RENO, Nev. (KOLO) - Nearly four decades after a series of murders of young women terrorized Reno and the Bay Area, a 66-year-old career criminal was arraigned Thursday on charges of killing two of the women.
Rodney Halbower's arrest was a victory for advances in forensic sciences and dogged police work, but a good measure of happenstance was also involved.
In 2010 a fellow inmate in the women's prison in North Las Vegas began the process of filing for an reexamination of evidence which had twice convicted former Reno bar manager Cathy Woods of the 1976 murder of Reno coed Michelle Mitchell.
Two years later, DNA tests were ordered. That led to the discovery of DNA on a cigarette butt found at the scene. That DNA didn't match Cathy Woods.
It belonged to a man, an unidentified man linked to a string of murders of young women in the Bay Area, known collectively as the Gypsy Hill murders.
That discovery not only cast doubt on Woods' guilt. It launched a mutli-agency, bi-state and federal task force to take a fresh look into all these cold cases.
In September 2014, investigators got a break. The DNA was matched to a 66-year-old Oregon prison inmate serving a 30-year sentence for the attempted murder of a woman in Medford. Rodney Halbower had been living in the south Bay area in 1976 when the Gypsy Hill murders began.
The first victim was 18-year-old Veronica Ann Cascio, last seen alive on January 7th at a bus stop. Her body was found the next day at a local golf course. She had been raped and stabbed repeatedly.
Three other murders followed and in the midst of the spree, Mitchell was found murdered near the UNR campus in Reno. At the time investigators made no connection with the California murders.
Three years later, Cathy Woods was arrested after a confession she made while a patient at a Louisiana mental hospital.
Decades passed. Woods remained in custody. In the Bay Area, families of the victims waited.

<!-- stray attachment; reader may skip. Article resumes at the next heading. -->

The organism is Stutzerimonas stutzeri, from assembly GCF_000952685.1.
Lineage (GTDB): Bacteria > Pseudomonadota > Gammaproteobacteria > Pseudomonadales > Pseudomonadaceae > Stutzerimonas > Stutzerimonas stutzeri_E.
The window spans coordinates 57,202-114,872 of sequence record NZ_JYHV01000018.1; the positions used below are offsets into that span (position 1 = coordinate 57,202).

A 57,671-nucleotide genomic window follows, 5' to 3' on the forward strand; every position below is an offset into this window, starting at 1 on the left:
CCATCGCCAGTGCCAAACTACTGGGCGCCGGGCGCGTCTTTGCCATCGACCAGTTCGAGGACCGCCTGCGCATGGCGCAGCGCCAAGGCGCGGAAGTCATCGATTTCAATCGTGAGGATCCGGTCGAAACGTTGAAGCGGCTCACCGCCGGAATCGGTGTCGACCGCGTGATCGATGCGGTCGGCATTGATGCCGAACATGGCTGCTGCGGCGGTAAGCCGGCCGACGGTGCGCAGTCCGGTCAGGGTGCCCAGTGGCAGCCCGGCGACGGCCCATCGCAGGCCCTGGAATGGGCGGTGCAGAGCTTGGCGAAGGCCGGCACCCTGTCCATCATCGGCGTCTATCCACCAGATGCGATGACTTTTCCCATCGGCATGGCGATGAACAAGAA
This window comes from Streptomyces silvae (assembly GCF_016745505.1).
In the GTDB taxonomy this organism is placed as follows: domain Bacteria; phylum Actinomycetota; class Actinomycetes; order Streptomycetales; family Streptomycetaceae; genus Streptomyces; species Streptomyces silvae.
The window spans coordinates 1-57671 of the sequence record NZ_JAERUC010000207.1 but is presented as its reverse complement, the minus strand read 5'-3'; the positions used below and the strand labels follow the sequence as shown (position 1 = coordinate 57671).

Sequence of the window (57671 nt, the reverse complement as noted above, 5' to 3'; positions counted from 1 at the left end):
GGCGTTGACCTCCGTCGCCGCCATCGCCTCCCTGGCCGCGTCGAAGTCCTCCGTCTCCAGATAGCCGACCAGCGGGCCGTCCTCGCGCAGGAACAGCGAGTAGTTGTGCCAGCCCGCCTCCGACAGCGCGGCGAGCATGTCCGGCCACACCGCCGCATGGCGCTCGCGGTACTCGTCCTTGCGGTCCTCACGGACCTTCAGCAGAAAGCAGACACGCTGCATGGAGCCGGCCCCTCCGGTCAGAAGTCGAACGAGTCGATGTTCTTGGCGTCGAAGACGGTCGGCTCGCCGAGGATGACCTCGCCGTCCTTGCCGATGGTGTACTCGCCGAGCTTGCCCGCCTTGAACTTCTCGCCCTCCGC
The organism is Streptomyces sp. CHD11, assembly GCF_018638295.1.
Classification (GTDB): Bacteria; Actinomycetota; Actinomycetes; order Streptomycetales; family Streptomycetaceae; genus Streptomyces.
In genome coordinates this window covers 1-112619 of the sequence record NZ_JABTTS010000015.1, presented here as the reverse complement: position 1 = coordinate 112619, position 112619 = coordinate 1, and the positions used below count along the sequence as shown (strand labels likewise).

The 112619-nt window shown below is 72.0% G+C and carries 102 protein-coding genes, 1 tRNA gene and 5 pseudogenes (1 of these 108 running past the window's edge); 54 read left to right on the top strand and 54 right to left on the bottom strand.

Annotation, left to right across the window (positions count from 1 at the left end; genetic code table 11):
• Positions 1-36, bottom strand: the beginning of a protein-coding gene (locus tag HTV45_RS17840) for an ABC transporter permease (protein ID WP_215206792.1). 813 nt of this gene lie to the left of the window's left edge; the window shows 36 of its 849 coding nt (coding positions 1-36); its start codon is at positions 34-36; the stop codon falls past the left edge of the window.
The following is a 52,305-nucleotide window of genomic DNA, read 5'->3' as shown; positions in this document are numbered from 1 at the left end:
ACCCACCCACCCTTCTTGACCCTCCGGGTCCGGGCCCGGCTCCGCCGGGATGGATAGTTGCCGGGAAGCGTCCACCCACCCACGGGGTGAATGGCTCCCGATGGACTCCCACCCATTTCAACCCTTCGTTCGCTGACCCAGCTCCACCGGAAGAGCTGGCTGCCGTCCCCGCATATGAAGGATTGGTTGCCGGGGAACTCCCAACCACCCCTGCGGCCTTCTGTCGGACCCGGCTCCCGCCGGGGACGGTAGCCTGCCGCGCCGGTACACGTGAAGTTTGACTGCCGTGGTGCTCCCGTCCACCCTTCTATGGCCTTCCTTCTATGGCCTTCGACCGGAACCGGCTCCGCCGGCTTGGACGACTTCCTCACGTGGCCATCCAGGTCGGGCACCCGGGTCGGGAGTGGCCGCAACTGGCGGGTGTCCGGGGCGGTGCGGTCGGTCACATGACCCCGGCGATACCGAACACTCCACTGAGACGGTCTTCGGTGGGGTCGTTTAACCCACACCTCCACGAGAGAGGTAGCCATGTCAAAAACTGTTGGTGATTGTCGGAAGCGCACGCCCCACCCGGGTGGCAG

"It was like a hand grenade in our family and just blew us all apart. That's what happened," says John Blackwell, brother of the second Gypsy Hill victim, 14-year-old Tanya Blackwell.
At this point, San Mateo authorities are charging Halbower only with Cascio's killing and that of 17-year-old Paula Baxter.
"It is time to bring this man to justice for the murders that we can clearly prove at this point," said San Mateo County District Attorney Steve Wagstaffe, "and bring some closure to the families as best we can."
Why it's only those and not the others isn't fully known, but Wagstaffe indicated the DNA evidence is solid in the two cases.
We also have reason to believe investigators have been able to develop information beyond DNA, personally linking Halbower to at least one of those young women.
Following our initial stories on Halbower, we were contacted by a high school friend of Ronnie Cascio who said she recognized him as someone Cascio knew.
The investigation continues, but Halbower's arrest represents a long-sought victory for those involved.
Thursday's announcement and arraignment was especially gratifying for former Millbrae Detective Sergeant Ronald Caine, who knew the Baxter family and worked the case, even past retirement.
"It's wonderful this is solved," he said. "I just wish I could bring the girl back to her mother."
Cathy Woods was ordered released in September after 35 years in custody. A new trial was ordered, though it's increasingly doubtful with little evidence against her beyond-a-questionable confession that will happen.
Halbower faces a possible life sentence. The death penalty was not an option, Wagstaffe said. It was not in effect in California in 1976 when these murders took place.
His arrest came about due to the science of DNA science, which wasn't around in 1976. Wagstaffe was quick to credit the work of crime labs in both states.
But a lot of happenstance was also involved, beginning with the reexamination of the case against Cathy Woods.
Halbower was behind bars for almost all the years since, first in Nevada for a rape which occurred shortly before the murders, then the Oregon attempted murder.
However, neither California nor Nevada required retroactive DNA sampling of inmates.
It was only when Halbower was being transferred from Nevada to Oregon that a sample was taken.
That sample may now identify him as a serial killer in both California and Nevada.